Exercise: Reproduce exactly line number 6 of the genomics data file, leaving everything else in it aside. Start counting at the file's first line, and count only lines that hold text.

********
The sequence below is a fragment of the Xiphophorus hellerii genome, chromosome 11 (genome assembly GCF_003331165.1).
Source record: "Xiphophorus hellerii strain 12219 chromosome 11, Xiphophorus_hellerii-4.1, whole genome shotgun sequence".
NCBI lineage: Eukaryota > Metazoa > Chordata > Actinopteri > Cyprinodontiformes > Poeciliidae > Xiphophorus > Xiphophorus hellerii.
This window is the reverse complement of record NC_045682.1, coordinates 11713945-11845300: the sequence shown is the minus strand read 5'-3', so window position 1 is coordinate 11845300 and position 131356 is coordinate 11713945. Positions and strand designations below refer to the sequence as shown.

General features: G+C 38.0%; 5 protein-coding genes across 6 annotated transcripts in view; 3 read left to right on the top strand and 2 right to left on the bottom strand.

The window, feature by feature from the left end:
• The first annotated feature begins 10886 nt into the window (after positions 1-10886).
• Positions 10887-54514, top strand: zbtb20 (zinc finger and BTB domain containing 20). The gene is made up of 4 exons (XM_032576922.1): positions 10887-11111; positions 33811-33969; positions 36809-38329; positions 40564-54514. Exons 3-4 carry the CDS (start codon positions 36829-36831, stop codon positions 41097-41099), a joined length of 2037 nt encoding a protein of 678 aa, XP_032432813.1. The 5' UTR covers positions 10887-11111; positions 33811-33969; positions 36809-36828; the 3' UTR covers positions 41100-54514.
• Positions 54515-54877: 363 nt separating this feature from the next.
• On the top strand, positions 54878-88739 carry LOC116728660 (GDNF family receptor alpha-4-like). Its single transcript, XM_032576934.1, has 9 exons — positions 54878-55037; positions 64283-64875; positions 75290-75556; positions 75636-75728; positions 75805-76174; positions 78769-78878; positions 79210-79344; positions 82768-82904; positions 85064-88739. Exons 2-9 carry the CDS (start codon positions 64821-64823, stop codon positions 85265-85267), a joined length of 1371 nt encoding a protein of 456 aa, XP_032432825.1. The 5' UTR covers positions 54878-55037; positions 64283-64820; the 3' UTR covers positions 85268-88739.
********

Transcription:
The window, feature by feature from the left end: